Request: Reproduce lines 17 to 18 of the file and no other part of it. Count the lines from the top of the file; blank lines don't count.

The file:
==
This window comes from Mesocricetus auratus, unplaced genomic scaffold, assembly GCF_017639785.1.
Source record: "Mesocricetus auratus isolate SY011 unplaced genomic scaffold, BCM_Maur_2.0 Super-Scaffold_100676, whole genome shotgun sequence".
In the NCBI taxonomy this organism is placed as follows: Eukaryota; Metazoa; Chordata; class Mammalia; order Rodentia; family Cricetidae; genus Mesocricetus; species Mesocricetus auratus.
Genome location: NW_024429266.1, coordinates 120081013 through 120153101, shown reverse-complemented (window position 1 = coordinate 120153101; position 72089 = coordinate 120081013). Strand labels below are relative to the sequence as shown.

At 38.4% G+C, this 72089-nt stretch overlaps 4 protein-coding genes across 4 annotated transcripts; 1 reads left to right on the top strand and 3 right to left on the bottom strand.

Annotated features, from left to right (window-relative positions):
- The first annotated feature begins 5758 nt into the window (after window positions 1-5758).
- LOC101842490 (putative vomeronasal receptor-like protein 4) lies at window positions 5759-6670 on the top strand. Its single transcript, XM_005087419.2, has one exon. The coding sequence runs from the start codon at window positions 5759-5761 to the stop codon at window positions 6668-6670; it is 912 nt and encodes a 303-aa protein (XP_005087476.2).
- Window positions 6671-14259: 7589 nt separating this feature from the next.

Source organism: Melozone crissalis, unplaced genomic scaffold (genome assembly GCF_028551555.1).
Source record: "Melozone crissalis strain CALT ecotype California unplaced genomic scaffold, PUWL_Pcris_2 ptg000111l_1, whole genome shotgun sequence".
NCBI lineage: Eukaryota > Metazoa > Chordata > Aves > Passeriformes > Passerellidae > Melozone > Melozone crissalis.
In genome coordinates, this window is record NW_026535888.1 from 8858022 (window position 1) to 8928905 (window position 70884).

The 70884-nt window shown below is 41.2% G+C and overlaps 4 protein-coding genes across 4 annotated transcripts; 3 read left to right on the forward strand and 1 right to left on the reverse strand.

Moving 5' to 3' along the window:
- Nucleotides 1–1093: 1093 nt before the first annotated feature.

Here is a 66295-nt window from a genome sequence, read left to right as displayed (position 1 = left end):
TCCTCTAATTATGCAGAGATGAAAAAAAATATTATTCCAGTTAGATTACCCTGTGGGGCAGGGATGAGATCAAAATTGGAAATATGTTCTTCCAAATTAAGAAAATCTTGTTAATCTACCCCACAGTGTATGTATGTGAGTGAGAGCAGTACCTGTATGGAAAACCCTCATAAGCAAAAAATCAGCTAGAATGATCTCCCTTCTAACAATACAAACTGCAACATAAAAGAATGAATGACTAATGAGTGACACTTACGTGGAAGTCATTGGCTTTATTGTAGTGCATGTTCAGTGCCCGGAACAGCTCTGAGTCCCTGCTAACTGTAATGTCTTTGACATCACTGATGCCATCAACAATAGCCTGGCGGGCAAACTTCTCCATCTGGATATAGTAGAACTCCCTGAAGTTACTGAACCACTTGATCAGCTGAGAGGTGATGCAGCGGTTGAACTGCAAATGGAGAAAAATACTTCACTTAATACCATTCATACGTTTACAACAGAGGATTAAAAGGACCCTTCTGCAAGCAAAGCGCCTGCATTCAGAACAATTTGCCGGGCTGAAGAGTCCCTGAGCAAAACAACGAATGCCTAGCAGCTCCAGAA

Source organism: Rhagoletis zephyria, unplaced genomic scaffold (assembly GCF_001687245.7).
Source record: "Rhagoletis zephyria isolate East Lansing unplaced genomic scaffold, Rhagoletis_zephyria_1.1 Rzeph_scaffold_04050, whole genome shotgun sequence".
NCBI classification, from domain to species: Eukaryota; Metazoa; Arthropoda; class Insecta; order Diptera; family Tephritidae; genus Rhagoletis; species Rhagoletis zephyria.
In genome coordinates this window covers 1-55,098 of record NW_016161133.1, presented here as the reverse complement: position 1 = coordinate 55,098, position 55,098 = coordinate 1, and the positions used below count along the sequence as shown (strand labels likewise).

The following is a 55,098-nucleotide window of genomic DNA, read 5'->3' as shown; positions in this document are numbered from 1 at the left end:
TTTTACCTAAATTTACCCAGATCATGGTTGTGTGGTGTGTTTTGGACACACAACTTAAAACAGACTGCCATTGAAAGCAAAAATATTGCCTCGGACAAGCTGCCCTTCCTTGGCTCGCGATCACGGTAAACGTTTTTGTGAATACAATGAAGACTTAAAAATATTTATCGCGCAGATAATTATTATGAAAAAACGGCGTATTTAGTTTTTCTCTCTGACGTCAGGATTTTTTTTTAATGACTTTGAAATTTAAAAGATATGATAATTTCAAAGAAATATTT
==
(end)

Here is a 66295-nt window from a genome sequence, read left to right as displayed (position 1 = left end):
TCCTCTAATTATGCAGAGATGAAAAAAAATATTATTCCAGTTAGATTACCCTGTGGGGCAGGGATGAGATCAAAATTGGAAATATGTTCTTCCAAATTAAGAAAATCTTGTTAATCTACCCCACAGTGTATGTATGTGAGTGAGAGCAGTACCTGTATGGAAAACCCTCATAAGCAAAAAATCAGCTAGAATGATCTCCCTTCTAACAATACAAACTGCAACATAAAAGAATGAATGACTAATGAGTGACACTTACGTGGAAGTCATTGGCTTTATTGTAGTGCATGTTCAGTGCCCGGAACAGCTCTGAGTCCCTGCTAACTGTAATGTCTTTGACATCACTGATGCCATCAACAATAGCCTGGCGGGCAAACTTCTCCATCTGGATATAGTAGAACTCCCTGAAGTTACTGAACCACTTGATCAGCTGAGAGGTGATGCAGCGGTTGAACTGCAAATGGAGAAAAATACTTCACTTAATACCATTCATACGTTTACAACAGAGGATTAAAAGGACCCTTCTGCAAGCAAAGCGCCTGCATTCAGAACAATTTGCCGGGCTGAAGAGTCCCTGAGCAAAACAACGAATGCCTAGCAGCTCCAGAA